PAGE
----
There are two broad categories of electrical tests which can be performed on an integrated circuit die. The first category is functional tests. Functional tests are used to verify the logical functionality of the die independent of timing, AC characteristics, current and voltage levels, or other parametric values associated with the integrated circuit die. This test ensures that an adder adds, a multiplier multiplies, a bus unit controls the bus, a memory stores bits properly, etc. The second category is parametric tests. Parametric tests are used to measure integrated circuit die characteristics over a continuous range of inputs parameters, such as voltage, current, timing, power, etc.

Unfortunately, performing the full range of electrical tests on an integrated circuit die does not guarantee that the integrated circuit die will continue to function properly. It is common to have integrated circuit die which function properly for a short period of time and then fail. This problem is commonly called "infant mortality". Some integrated circuit die have circuitry which is particularly susceptible to infant mortality. In addition, some integrated circuit die contain non-volatile memory circuitry which requires long data retention periods to determine if the memory cells function properly.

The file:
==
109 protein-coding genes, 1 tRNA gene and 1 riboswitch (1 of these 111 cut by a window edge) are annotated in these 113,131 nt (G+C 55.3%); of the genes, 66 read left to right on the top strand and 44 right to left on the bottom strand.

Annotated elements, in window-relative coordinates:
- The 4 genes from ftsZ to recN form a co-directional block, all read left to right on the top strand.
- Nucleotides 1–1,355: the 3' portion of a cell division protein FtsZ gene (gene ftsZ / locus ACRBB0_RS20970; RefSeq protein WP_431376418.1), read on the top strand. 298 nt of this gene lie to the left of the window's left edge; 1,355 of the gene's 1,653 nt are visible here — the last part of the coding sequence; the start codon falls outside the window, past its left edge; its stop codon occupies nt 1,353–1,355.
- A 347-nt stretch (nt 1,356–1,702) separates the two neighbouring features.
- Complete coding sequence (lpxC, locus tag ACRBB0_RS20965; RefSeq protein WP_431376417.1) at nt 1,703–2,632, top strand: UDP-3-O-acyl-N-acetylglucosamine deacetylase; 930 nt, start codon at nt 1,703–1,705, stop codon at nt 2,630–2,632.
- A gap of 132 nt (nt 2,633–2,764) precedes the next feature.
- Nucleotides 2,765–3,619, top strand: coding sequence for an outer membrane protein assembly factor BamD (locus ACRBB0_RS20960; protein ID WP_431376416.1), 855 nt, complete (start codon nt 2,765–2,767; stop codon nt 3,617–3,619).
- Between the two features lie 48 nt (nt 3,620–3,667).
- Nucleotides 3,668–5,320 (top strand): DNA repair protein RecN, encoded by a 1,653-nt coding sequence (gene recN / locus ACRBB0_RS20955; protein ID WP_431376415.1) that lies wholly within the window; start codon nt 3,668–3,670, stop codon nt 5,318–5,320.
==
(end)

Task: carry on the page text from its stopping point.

In order to screen out integrated circuit die which will fail due to infant mortality, reliability testing is performed. Reliability testing is electrical testing which is performed over an extended period of time. Burn-in testing is reliability testing which is performed at elevated temperatures. The burn-in tests can include any combination of functional patterns, elevated voltages, and/or any stress to cause weak devices to fail before shipment.

FIG. 1 illustrates a semiconductor wafer 10 in accordance with the prior art. Semiconductor wafer 10 has a plurality of integrated circuit die 12 which are formed thereon. The plurality of integrated circuit die 12 are arranged in a plurality of rows and columns which are separated by a plurality of dicing lanes, such as horizontal dicing lanes 14-15 and vertical dicing lanes 16-17. The dicing lanes are also known in the art as scribe lines since these lines are scribed, cut, or sawed to separate the wafer into individual die. Integrated circuit die 13 and integrated circuit die 18 are each one of the plurality of integrated circuit die 12.

The directionality indicators north, south, east, and west have been added to FIGS. 1-5 to help orient one figure with respect to another figure. East-west lines are considered to be parallel to the wafer flat 11, and north-south lines are considered to be perpendicular to the wafer flat 11. Wafer flats are sometimes replaced by wafer notches or a wafer may have several flats. The flats can be used to identify the type of wafer (whether it is P type or N type) and is also used to align wafers mechanically or optically in a machine.